Counterterrorism professionals generally view the country’s growing network of intelligence fusion centers as an important tool for helping all levels of government collect and exchange information on potential criminal and terrorist activity. But civil libertarians say they conflict with citizens’ rights to privacy and to access government data.
One skirmish in the ongoing legal wrangling over these issues just played out in Virginia. In Virginia, as elsewhere, government proceedings and documents are open to public view under the state’s Freedom of Information Act (FOIA), except where state officials can demonstrate a reason for an exemption, such as a critical matter of public safety.
Another law, the Government Data Collections and Disseminations Practices Act (GDCDPA), bans secret databases and forbids the government from using personal data for purposes other than that for which it was originally collected. GDCDPA further guarantees citizens the right to query government agencies to find out what personal data of theirs the agency has, and it requires that agencies correct any errors found.
In their Fusion Center Guidelines, issued in 2006, the FBI and the Department of Homeland Security stated that fusion centers should leverage and “obtain access to an array of databases and systems.” The guidelines listed possible data assets, but cited as examples only publicly held assets, such as state motor vehicle databases and government data exchanges.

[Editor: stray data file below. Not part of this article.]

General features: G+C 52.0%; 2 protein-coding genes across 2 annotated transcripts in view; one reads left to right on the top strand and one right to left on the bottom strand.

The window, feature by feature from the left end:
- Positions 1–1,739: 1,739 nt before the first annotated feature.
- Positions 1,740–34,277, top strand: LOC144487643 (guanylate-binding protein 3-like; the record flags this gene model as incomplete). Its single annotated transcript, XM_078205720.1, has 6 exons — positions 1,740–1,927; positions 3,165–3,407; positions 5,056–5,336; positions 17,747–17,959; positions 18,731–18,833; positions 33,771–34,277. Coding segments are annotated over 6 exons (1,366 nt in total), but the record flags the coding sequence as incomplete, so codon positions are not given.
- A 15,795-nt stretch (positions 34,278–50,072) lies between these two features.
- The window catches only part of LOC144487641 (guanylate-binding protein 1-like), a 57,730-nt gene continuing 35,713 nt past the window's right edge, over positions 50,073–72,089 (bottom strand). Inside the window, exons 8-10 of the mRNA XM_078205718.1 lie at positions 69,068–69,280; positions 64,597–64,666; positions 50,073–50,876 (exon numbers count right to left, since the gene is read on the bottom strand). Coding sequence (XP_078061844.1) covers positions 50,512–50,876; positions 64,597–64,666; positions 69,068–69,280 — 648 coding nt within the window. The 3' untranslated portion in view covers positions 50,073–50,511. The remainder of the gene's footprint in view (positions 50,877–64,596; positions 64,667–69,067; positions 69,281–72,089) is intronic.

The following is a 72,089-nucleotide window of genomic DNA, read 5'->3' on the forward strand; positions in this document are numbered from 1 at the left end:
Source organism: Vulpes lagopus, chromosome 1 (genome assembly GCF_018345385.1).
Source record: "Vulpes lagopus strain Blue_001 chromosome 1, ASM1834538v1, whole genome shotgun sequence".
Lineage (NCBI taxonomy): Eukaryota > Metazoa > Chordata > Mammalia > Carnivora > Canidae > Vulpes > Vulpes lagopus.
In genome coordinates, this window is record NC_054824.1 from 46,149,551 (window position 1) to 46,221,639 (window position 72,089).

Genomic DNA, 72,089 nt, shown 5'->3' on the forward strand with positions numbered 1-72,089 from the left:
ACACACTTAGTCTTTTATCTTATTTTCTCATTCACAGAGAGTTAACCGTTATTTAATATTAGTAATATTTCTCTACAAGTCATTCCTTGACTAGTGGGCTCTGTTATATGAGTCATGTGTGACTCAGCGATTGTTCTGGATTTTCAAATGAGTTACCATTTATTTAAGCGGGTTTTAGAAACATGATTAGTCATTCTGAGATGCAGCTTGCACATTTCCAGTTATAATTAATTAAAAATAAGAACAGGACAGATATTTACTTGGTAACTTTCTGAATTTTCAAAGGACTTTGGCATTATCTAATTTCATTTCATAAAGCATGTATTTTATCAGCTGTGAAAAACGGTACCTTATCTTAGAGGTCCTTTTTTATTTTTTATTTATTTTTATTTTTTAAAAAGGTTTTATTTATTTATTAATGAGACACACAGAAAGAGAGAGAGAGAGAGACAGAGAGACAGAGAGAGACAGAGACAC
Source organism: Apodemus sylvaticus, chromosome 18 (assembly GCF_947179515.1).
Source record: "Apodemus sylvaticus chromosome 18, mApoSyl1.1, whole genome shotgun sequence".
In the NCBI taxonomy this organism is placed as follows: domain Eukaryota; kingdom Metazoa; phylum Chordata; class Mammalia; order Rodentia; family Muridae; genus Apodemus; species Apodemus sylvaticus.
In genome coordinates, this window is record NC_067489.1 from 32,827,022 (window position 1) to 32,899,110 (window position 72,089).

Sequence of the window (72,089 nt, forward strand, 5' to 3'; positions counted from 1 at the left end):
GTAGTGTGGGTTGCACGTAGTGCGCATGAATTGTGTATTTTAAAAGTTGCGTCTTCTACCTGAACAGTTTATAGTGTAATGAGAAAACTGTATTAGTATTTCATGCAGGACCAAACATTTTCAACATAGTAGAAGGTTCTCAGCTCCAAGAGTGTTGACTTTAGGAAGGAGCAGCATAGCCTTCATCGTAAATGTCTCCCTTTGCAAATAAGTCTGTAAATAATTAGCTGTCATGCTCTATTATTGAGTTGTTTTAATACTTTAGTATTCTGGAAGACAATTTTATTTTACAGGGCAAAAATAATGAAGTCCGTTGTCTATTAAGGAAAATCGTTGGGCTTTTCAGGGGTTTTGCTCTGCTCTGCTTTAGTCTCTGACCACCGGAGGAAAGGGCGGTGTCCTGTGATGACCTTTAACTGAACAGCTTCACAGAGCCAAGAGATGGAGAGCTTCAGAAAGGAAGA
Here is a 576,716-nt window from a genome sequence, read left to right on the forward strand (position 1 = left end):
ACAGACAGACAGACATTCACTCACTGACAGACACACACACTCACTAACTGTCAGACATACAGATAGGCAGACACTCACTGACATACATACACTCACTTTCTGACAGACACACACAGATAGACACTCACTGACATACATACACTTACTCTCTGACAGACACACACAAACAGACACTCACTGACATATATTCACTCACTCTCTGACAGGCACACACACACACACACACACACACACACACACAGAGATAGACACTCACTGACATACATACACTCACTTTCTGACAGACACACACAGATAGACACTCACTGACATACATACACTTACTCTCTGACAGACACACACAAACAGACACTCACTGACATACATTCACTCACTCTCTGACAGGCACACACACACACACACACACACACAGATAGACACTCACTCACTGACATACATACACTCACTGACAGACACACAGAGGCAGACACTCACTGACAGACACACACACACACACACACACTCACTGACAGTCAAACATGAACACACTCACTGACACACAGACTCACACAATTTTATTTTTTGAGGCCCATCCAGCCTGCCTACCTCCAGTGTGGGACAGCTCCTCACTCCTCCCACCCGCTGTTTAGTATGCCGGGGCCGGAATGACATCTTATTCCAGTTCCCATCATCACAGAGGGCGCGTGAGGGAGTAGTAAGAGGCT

Earlier this year, however, the Washington Post reported that state fusion centers contract with private data brokers to obtain broad access not only to public records but also to private information, such as unpublished cell phone numbers, or data held by private credit agencies.
In addition, a bill was introduced early this year in the Virginia General Assembly that sought to exempt the Virginia Intelligence Fusion Center from the state’s FOIA and GDCDPA. The bill was stalled in the assembly until lawmakers included a provision requiring an annual review of all data held by the center and removal of any “determined not to have a nexus to terrorist activity.”
It then passed unanimously in both the Virginia House and Senate and was signed into law April 2 by Gov. Tim Kaine, a Democrat. It took effect July 1.
The bill’s introduction prompted the Washington, D.C.-based Electronic Privacy Information Center (EPIC) to file a request under Virginia’s FOIA law, seeking the right to see any correspondence between the Virginia State Police, which runs the Virginia Intelligence Fusion Center, and federal agencies, regarding federal involvement at the fusion center.
State officials rejected the request. EPIC took the matter to court and won the right to obtain the memorandum of understanding (MOU) between state and federal officials, which governed the assignment of an FBI agent to the center.
EPIC learned that one of the conditions of the MOU was that federal, not state, FOIA laws would apply to any requests regarding information on the fusion center related to the FBI’s role.
EPIC’s conclusion, according to staff counsel John Verdi, is that together, the MOU and the exemption law amount to the state ceding FOIA and privacy protections to the federal government.
State FOIA and privacy laws function well as they are, Verdi says. The state law enforcement officials who typically run fusion centers know state laws well and honor them. In the broader sense, EPIC worries that encroachment of federal jurisdiction into these matters will make it more difficult for the public to monitor the activity of fusion centers to ensure that their personal information isn’t being used improperly.